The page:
Direct Democracy and the Prohibition of the Binding Mandate

La prossima settimana al “World Congress of Constitutional Law 2014 – Constitutional Challenges: Global and Local” che si terrà ad Oslo, tra il 16 e il 20 giugno 2014 (qui), durante i lavori del Workshop n. 16 “Direct Democracy” (qui)  si discuterà, insieme a quelli di altri colleghi provenienti da tutto il mondo, il mio paper “Direct Democracy and the Prohibition of the Binding Mandate: The Italian Debate” (qui). Un tema piuttosto attuale, visti gli ultimi sviluppi del dibattito parlamentare, nazionale ed europeo.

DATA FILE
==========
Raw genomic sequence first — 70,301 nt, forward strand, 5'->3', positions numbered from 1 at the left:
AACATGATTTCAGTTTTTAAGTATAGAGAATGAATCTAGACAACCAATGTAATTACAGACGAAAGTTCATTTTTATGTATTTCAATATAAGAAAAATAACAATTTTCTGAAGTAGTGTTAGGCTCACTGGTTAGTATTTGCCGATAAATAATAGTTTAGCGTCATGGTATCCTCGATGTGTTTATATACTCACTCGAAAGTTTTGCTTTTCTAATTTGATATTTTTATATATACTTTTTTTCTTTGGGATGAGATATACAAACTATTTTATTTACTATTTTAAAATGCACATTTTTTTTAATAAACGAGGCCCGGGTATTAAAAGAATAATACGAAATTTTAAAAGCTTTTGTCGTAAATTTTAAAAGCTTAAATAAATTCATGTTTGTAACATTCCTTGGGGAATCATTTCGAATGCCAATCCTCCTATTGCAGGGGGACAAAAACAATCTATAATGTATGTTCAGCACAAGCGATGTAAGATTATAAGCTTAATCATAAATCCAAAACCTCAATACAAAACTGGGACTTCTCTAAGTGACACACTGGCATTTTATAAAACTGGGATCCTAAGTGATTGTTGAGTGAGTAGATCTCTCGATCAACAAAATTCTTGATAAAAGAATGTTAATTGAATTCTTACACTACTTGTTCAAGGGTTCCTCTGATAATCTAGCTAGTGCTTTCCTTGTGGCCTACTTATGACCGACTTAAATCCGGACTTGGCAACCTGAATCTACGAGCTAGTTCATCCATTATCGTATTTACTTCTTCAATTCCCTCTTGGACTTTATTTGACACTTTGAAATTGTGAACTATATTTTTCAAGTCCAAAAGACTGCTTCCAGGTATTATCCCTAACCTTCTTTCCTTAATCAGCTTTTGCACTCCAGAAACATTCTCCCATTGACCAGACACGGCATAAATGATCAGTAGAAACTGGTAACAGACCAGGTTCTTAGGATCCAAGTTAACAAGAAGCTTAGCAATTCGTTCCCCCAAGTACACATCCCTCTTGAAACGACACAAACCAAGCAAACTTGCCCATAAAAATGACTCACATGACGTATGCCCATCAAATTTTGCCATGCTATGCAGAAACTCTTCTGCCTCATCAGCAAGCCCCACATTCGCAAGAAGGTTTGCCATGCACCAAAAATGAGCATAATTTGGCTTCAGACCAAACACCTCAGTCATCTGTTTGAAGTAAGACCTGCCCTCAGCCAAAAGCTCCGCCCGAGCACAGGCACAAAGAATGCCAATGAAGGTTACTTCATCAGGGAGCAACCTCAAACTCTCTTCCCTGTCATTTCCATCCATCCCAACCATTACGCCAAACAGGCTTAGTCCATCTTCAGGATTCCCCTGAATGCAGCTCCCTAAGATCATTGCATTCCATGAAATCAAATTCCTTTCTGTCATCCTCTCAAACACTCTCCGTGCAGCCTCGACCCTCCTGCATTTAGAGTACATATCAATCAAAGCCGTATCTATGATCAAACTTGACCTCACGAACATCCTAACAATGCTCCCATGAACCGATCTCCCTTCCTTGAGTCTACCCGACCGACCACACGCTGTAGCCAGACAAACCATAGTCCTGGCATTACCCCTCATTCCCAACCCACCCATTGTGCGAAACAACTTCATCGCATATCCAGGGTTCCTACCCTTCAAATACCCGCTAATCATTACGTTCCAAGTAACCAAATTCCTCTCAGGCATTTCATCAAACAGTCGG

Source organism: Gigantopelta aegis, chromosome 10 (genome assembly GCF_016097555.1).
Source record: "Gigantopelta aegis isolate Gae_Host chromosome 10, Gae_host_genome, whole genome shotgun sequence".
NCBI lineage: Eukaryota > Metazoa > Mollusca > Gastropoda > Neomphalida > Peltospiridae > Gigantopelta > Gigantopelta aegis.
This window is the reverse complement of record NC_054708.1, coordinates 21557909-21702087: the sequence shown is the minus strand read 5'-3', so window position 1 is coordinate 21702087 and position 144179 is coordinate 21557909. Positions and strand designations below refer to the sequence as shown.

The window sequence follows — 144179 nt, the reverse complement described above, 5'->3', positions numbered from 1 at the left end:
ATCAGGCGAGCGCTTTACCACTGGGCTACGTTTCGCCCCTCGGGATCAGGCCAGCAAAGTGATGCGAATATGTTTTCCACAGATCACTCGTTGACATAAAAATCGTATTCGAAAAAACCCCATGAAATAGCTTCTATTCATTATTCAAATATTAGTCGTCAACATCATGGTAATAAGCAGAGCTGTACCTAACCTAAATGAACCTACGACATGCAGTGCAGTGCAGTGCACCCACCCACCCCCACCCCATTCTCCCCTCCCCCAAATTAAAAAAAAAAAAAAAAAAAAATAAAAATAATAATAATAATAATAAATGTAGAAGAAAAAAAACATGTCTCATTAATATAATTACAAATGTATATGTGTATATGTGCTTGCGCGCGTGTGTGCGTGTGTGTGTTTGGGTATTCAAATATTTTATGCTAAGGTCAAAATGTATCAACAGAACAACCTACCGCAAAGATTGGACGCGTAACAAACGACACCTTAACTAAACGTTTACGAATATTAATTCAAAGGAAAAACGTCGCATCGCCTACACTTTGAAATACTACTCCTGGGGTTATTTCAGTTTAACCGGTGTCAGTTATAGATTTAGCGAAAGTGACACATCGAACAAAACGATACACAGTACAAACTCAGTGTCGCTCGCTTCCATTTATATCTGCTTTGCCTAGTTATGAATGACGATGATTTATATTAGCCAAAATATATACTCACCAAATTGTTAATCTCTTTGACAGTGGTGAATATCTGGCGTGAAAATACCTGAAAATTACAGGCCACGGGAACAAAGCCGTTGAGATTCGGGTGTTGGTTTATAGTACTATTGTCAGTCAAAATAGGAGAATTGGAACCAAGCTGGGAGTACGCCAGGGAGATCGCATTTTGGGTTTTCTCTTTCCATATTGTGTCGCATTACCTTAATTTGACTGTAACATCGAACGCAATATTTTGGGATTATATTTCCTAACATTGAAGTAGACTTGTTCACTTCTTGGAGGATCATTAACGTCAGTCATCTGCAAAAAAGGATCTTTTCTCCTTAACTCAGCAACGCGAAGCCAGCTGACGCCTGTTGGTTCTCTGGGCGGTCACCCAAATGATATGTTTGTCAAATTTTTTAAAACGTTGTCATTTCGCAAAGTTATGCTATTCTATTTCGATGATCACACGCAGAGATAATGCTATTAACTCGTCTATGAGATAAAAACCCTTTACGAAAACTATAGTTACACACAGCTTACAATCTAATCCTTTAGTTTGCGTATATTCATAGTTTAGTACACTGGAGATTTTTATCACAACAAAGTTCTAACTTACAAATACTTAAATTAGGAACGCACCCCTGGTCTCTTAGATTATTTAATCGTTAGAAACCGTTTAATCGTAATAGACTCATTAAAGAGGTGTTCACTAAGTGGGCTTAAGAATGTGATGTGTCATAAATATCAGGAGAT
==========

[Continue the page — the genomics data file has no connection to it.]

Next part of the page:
Di seguito l’abstract: One of the most controversial topics of the current political debate in Italy is about the prohibition of the binding mandate previewed by art. 67 of the Italian Constitution. In a context of collective distrust in politics and in the administration of public affairs, a new party, the Movimento Cinque Stelle, (hereinafter, M5S), has exploded collecting 25% of votes. One of the points of the M5S’ program was the claim that its MPs are only spokepersons of the voters, without any autonomy from them. One of the campaign promises was that they would submitted bills to be deposited in Parliament to public judgment through the use of an online platform. To participate in these debates, Italian citizens have to register to the online platform with a scanned copy of their ID document. However, this online platform is not neutral, because it belongs to Beppe Grillo’s blog. Beppe Grillo is the founder and the political leader of M5S, but he did not run in the political campaign. This circumstance presents problems of net neutrality, privacy and use of participants’ personal data. Beppe Grillo’s staff declared that the platform has around 90,000 certified subscribers, whilst the M5S’ electors number almost 9 million. This is a huge element of controversy: can a minority be involved in the MPs’ commitment, when each MP represents the whole Nation? Furthermore, political debate among M5S’ supporters, critics, and MPs has been developed on social network such as Facebook and Twitter, especially on political representatives’ personal pages. This phenomenon is connected with the advent of the Internet in political participation and the purpose of this paper is to understand how to balance the contribution of the direct participation of the electorate with the prohibition of binding parliamentary mandate present in the Italian Constitution.